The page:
We had respect, even for the bands that we opened for within our local area – Zebra and Lillian Axe who went onto major label contracts – and we became good friends with those guys. Even before they were on a label, they were still bigger than us- and we did what they told us to do. Not every band, but in general you see it in a lot of us. One of the things that really pisses me off is when the local band is supposed to be on at 7:30, and then it’s 7:35 – okay guys, let’s go on. They tell us their drummer is down at the bar or whatever, they try to push the show back and what it does is it pushes the headliner back during the week to where you are going on so fucking late that your fans have to go. People buy merch, drink some beers, hear a couple of songs and have to go home as they have to get to work the next morning.

The younger bands that do have respect, and every band from my era had that respect- if you didn’t, you wouldn’t be asked to play. We’ve always had a good reputation for treating the bands that we tour with, whether we are an opening act or someone is under us- we try to treat them with respect and help them out as much as possible. That’s the biggest thing missing today. I had a kid in San Diego a while back during a Crowbar tour come up to me and say, ‘hey man- it’s cool to be jamming with you all tonight. I am going to let you know, we are hot around this area- so watch out!’ I’m like ‘okay’… you are a local band, never to be heard from again, and you are going to tell (us) that I better be scared because you are going to blow us off the stage. That’s the example I’m saying. You don’t blow away a band- you blow away a crowd. Because it’s different types of music. If we play with Hatebreed, some people will love it, some people will hate it. Hatebreed toured with Type O Negative – and they faced the same thing. A lot of the goth chicks were there to see Pete, and left.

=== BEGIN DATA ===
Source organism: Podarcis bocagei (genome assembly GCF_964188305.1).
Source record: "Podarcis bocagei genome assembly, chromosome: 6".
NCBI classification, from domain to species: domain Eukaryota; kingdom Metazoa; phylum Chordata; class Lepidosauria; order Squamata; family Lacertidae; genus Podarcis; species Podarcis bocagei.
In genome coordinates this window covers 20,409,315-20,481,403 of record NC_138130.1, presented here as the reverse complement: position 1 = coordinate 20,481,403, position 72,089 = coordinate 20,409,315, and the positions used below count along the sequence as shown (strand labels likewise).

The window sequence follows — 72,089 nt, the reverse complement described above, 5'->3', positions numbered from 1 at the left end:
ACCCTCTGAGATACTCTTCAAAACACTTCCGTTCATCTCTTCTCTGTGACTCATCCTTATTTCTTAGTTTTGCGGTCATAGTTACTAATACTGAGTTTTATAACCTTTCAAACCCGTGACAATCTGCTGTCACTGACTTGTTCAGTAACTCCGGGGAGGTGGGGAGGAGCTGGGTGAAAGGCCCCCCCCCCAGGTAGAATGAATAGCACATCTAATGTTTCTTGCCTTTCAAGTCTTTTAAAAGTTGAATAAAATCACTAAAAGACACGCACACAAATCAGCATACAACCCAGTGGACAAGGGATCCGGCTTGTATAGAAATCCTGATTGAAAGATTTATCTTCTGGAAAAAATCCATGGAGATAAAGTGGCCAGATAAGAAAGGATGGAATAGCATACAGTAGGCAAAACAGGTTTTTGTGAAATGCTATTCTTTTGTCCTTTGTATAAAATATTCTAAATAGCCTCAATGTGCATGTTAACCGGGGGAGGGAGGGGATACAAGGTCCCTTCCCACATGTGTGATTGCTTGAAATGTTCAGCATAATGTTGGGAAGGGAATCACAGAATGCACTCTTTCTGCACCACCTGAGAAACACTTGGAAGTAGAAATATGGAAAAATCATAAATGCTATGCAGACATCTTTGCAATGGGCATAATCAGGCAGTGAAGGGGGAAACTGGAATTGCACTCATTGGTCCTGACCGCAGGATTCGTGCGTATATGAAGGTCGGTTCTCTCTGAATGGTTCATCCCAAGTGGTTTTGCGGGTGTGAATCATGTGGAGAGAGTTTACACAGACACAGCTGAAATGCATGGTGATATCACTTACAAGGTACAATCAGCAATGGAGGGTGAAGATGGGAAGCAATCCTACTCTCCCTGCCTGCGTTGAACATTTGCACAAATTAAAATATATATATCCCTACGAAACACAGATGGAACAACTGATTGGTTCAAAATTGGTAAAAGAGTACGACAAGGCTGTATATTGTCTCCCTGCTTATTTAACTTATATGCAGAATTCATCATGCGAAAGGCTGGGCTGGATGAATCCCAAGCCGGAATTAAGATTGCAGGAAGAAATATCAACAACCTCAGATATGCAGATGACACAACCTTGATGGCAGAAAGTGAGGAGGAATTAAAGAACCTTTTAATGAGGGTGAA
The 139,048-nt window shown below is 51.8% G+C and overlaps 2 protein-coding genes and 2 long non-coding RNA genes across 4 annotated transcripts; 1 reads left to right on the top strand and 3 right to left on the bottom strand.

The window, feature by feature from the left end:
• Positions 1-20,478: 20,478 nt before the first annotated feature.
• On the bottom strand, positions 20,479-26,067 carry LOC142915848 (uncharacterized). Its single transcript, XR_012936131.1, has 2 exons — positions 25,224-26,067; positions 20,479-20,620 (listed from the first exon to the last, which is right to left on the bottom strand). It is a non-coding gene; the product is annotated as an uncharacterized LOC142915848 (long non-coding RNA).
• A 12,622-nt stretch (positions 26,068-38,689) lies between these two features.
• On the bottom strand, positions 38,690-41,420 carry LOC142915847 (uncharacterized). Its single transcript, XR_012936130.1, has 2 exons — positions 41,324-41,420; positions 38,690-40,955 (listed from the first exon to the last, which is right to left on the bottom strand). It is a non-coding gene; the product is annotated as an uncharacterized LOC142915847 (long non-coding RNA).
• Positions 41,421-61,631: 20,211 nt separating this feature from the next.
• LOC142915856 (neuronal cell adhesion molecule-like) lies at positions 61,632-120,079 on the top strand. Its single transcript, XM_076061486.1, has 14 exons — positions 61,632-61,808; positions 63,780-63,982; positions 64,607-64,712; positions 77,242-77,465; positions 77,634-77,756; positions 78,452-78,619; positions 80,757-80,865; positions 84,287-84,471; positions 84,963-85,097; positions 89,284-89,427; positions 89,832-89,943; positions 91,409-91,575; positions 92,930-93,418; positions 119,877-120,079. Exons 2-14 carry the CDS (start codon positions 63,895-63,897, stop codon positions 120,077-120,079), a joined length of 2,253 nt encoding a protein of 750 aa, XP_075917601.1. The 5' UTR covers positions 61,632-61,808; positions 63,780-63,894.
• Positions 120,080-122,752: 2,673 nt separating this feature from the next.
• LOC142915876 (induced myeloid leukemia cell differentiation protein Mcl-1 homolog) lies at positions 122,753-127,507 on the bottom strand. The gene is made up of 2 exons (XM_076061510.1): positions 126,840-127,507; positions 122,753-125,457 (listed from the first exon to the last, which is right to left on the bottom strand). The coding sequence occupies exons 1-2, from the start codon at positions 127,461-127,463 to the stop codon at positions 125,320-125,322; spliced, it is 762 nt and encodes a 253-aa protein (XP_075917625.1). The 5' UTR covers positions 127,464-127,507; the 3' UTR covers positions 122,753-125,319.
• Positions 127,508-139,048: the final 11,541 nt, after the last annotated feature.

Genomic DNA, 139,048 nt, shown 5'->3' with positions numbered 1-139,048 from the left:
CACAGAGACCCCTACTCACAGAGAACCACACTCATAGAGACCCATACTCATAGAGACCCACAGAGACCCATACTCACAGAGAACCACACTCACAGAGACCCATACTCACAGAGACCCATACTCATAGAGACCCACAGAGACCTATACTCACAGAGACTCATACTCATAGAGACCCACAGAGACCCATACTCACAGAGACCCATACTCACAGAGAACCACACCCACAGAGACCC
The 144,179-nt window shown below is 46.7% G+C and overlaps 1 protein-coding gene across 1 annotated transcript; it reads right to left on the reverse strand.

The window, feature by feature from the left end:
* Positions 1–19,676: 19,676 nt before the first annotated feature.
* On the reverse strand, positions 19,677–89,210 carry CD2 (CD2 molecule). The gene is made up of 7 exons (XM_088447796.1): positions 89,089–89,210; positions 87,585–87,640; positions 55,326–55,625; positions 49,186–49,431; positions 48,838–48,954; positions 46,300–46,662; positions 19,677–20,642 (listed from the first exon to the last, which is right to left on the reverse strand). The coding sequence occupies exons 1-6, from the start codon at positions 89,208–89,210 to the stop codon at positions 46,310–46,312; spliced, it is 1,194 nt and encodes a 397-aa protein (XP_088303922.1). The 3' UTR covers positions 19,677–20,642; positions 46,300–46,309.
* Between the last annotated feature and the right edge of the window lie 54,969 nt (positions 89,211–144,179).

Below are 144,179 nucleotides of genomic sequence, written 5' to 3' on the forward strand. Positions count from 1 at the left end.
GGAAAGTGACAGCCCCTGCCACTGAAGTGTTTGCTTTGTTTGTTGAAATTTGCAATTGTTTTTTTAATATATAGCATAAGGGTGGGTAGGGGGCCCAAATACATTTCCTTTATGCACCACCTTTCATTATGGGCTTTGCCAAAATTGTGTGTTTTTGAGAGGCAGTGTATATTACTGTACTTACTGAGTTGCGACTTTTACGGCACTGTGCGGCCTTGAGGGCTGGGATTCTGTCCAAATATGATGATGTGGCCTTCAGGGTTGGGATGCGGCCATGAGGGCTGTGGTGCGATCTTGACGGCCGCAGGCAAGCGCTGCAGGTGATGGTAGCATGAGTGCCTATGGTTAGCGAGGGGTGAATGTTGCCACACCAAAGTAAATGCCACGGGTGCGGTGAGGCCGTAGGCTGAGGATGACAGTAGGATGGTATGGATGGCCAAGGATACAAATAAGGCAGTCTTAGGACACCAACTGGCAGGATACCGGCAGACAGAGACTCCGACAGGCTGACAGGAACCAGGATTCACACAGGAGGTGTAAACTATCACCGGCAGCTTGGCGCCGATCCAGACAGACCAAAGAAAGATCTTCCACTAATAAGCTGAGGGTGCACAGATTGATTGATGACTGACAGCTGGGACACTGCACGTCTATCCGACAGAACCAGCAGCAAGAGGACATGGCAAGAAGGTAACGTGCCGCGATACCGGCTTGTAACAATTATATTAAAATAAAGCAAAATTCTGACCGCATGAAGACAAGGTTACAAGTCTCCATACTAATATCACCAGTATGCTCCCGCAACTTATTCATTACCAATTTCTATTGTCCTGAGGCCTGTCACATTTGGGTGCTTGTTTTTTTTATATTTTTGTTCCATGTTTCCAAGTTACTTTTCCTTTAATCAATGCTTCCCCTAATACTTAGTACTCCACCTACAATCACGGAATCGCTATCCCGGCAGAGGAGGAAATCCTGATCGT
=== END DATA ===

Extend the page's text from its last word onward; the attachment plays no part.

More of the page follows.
Dead Rhetoric: When it came to the Beavis and Butthead exposure, did it help the band despite the fact that you were being made fun of?

Windstein: It did help. The thing is, we sent a master package to Mike Judge. A t-shirt, a letter, a master video thing ready to be played, we were big fans of the show. We know they will make fun of us for being fat- fat, bald dudes. We wanted to be on the show, it’s a classic show. We knew there were going to be jokes, but as long as it’s not like they suck, we were fine. We were on two episodes, and there was a third episode where one of them was trapped in a box and they said, ‘why don’t we get one of those fat guys from Crowbar to break him out!’ (laughs). In the Beavis and Butthead dictionary, it says Crowbar- four fat dudes (laughs). Two of the guys in the band were not fat at the time. I’ve always been the class clown- I make fun of myself all the time, that’s just a part of my personality. I have thick skin.

It did do a lot. There’s rarely a day that goes by that somebody doesn’t talk about us being on the show. So it worked.

Dead Rhetoric: What’s on the agenda for the rest of 2018 into 2019 for Crowbar?

Windstein: A lot of touring for the rest of this year. Trying to do a new record around the end of the year. Around the first of the year we should be ready to hit the studio. I’d like to start writing as we have a few breaks, Matt (Brunson) and I get together so we can start writing. It’s been since November of 2016, and it will be around 2 years and we can finish up the remainder of our touring cycle to get back into the studio.